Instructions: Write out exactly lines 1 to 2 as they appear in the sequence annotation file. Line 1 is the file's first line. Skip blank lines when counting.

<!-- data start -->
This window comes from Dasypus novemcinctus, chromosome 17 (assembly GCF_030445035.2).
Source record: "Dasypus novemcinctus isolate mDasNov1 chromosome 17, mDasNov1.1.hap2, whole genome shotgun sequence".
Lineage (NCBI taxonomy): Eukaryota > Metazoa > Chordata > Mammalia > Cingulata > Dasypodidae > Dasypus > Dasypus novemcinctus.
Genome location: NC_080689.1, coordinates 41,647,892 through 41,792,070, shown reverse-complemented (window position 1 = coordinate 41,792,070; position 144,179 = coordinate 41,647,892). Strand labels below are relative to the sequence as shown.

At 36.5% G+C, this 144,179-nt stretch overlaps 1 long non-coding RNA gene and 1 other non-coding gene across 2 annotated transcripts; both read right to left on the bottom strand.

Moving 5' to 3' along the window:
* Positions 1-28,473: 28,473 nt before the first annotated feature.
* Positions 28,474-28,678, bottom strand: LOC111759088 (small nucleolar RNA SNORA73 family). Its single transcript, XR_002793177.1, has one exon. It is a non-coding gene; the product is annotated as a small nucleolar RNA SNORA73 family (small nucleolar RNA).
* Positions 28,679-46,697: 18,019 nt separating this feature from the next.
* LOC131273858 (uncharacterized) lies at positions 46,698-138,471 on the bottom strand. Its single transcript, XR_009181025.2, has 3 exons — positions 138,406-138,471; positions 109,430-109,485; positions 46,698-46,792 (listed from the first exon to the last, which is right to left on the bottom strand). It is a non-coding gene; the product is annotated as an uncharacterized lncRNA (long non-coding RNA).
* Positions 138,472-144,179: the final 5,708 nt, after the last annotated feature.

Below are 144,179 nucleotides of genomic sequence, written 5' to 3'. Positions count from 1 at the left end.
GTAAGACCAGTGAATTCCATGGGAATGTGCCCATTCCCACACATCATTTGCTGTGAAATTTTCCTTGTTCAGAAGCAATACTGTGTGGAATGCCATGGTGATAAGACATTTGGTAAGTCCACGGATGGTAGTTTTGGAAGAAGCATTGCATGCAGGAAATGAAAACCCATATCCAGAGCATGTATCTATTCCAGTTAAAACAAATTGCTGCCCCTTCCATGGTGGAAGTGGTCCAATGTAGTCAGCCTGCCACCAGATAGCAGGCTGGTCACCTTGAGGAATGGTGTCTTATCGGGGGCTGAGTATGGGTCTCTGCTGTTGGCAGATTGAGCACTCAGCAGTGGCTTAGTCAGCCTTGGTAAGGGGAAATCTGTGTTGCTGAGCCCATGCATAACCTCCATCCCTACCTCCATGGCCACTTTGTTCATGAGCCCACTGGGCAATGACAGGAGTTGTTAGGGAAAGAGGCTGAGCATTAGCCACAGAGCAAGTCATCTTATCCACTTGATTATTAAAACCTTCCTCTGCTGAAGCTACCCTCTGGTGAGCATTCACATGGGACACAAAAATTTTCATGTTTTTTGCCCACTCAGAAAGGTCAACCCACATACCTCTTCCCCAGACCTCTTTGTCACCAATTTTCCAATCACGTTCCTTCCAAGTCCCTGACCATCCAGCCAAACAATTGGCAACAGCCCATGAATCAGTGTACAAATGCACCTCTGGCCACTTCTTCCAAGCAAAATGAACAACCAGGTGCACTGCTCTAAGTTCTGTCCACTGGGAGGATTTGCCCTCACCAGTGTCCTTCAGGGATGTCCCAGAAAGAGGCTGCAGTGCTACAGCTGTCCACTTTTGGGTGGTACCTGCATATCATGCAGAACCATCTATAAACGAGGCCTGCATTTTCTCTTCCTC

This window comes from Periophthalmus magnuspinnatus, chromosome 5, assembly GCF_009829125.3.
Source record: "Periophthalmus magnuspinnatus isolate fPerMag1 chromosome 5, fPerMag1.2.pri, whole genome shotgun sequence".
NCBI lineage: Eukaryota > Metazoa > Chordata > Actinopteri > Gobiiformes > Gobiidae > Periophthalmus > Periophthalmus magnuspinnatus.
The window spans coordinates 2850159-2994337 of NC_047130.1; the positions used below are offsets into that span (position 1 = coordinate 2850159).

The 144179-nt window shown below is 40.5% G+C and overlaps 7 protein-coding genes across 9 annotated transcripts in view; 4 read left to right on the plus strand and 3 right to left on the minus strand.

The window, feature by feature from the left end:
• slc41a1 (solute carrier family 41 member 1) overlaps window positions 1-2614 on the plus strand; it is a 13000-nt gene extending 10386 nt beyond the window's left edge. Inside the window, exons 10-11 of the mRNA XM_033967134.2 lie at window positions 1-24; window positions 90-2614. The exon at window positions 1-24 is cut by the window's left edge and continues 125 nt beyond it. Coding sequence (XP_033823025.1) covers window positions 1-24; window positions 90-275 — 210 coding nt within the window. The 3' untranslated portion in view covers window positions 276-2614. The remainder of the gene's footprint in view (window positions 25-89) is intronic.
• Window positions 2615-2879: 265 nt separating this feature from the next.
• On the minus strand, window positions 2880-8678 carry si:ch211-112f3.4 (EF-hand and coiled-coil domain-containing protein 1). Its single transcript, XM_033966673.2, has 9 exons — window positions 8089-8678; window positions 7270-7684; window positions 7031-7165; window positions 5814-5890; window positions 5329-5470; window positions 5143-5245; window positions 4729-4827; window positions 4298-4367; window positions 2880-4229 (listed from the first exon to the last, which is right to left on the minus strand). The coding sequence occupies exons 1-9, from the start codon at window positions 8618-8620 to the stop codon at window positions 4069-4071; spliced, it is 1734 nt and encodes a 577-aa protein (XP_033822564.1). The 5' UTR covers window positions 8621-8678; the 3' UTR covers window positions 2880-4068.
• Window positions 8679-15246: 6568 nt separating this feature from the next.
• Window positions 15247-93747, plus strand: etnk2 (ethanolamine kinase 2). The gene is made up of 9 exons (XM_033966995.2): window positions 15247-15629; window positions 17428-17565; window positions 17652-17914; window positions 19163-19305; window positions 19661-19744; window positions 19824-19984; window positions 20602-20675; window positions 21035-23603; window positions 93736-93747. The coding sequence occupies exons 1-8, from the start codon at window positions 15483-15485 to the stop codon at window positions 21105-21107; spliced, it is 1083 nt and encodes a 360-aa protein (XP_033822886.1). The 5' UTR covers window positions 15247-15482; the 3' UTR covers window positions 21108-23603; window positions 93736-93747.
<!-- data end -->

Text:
This window comes from Dasypus novemcinctus, chromosome 17 (assembly GCF_030445035.2).
Source record: "Dasypus novemcinctus isolate mDasNov1 chromosome 17, mDasNov1.1.hap2, whole genome shotgun sequence".